Plan What You Eat, Buy What You Plan
Meal planning is no more difficult than any other activity you organize.
When I give talks to parents, I love to ask this question:
“How many of you go to the grocery store, load up your cart with all sorts of food, spend a hundred dollars or more, and after you’ve come home and put it all away still have no idea what you’re going to make for dinner?”
Expectedly, looks of embarrassment accompany a lot of raised hands. And someone usually ends up whining that it’s just soooooo hhaaaaard.
Hard? To make a list of what you’re going to eat and buy the ingredients to make it? Often when I press my group, I discover that many have had or are in careers that require extraordinary skills of organization. Which helps me make my point – if you’re a former schoolteacher, an oncology nurse or a marketing executive, making a meal plan should be child’s play, and the accompanying cost and time savings should be motivatingly appealing.
Meal planning is an effective exercise both for people who are hyper-organized like me and those who like to be more spontaneous in their nightly meal creation. By having a framework, you buy only what you need (meaning you spend less time in the store), less food goes to waste (because you use what you buy), and you avoid the panic that sets in when you have no idea what to prepare.
My situation isn’t unique. I run my own practice, have two elementary school-aged kids with enough activities to require regular shuttling to something, I pitch in a lot at their school and have additional commitments to some pretty robust advocacy work. My days are full, not unlike a busy stay-at-home or working parent. It would be easy to throw up my hands and throw a frozen lasagna in the oven or insist we go out, but that puts my and my family’s diet in the hands of food manufacturers and restaurant owners, and I’m not ready to relinquish that.
So here’s how it works for me – feel free to steal my strategy or modify it to suit your particular schedule.
First, I keep a yellow pad on the kitchen counter at all times. When we run out of something, I write it down. There are also always things I buy each week – milk, eggs, trail mix – so those make it on that list as well (because, yes, as organized as I am, I have forgotten to buy milk if it’s not on the list).
Second, at some point before Thursday night, I work out six dinners for the week (my husband takes care of one night) and write them down. If any of us have activities during the week, I note those on that list. For example, if a Cub Scouts meeting starts at 6:30 p.m., then we may have to eat early, which means I need to make something that night that can get put together fast – or serve leftovers. If I’ve got more wiggle room, I have time for something that requires more prep.
Third, using this plan I make my grocery list, adding items to that same yellow pad in the kitchen. On Friday, which is my shopping day, I’m ready to rock.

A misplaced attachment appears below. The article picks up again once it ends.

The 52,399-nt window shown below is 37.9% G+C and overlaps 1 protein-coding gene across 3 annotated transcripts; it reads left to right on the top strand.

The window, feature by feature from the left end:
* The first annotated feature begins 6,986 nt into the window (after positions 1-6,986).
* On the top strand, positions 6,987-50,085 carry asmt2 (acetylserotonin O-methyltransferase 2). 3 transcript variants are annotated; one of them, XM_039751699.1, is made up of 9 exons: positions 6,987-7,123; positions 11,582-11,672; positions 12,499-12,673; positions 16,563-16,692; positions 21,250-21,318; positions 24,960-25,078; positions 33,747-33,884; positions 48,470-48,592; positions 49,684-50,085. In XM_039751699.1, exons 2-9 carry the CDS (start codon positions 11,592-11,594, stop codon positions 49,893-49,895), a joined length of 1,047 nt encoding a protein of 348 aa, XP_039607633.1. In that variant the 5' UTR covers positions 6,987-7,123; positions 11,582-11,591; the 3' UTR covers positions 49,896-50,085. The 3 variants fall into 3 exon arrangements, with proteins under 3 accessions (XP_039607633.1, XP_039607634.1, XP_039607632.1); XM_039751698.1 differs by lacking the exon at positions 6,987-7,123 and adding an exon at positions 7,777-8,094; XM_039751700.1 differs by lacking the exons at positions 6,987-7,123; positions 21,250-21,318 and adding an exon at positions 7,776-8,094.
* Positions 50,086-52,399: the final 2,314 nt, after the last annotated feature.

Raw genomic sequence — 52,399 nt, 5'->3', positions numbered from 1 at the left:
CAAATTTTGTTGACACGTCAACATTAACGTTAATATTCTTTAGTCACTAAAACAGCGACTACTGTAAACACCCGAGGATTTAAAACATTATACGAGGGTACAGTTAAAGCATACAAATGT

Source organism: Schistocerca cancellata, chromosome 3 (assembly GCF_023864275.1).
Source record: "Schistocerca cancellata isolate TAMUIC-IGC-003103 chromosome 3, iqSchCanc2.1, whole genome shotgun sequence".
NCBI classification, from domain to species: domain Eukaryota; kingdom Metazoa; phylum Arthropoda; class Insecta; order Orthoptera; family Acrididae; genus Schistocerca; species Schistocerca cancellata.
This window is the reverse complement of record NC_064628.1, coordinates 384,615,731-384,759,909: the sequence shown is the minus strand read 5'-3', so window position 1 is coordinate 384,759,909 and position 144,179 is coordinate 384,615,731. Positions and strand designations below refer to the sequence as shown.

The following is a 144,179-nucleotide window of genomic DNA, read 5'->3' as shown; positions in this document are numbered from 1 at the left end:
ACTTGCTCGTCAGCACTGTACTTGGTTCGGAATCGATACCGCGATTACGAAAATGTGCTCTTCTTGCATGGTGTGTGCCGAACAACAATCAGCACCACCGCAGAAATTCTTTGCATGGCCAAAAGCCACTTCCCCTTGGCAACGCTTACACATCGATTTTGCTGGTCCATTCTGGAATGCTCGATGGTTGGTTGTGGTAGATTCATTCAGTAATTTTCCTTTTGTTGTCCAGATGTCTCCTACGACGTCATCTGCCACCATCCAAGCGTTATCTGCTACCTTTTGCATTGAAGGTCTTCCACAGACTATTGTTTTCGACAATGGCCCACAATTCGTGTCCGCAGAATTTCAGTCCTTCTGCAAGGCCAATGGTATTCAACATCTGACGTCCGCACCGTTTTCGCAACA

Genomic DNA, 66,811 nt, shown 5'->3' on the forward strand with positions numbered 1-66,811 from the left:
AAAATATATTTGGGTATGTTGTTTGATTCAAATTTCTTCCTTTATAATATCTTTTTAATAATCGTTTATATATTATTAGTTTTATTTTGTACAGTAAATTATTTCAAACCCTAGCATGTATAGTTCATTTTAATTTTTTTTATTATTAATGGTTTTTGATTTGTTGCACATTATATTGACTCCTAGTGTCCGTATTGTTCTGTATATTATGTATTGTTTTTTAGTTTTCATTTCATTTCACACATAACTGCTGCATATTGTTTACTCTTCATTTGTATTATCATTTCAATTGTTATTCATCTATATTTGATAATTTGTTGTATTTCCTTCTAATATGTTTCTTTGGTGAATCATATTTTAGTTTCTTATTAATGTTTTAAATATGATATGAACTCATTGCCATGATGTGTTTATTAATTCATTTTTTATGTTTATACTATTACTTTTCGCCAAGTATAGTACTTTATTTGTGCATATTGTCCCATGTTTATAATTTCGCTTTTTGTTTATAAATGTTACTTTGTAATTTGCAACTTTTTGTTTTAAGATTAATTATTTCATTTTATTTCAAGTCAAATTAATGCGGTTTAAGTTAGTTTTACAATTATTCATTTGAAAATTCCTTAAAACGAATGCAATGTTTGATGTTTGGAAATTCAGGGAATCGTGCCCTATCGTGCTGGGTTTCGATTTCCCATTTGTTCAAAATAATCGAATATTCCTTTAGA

I can hear some of you now – “Is she serious?” Put on paper, it may seem intimidating, but folks, it’s just a plan and it’s just a list, and it could seriously transform your grocery and mealtime experience. So here are a few more tips.
Don’t try this all at once. If you haven’t been a meal planner until now, trying to embrace this full-on will backfire. Try planning two meals a week for a couple weeks, then three, then four. Pretty soon you’ll wonder how you did it any other way.
Before you make your grocery list, check to see what you already have. There are certain foods I typically have on hand, but I can run out. I always check the pantry and the freezer for supplies so I don’t buy something I already have. I’ll also do a quick recce before I make my meal plan just in case, for example, there are a couple of chicken breasts in the freezer that can be made into a stir fry.
Plan leftovers. There will always be meals that can be reheated another night. Write it on your plan to do that and give yourself a night off. Plan your nights out as well. Now that you have a plan for the other nights, nights out won’t become a default.
If you end up not making meal on a night you planned because something came up, move that meal to the following week. The benefit there is that you’ve already planned it and bought the goods. Make sure it’s on your plan for early the following week so things don’t spoil.
Have a CORN night. I can’t recall where I recently read this, but the author’s family regularly engaged in a CORN, or Clean Out Refrigerator Night. It’s potluck where everyone gets the last portion of something they like before it becomes too old for consumption. Those single portions are great for lunches too.
I also have a number of friends who have taken to cooking all their meals for the week in a couple of hours on a weekend day because they can’t put something from scratch on the table every night. It still takes planning, freeing up your weeknights to enjoy a great meal without the extensive prep.
It’s really not that hard. Have a go.
Mary Porter is a nutrition counselor living in the Fort Hunt area. You can reach her through her website, www.betterplate.com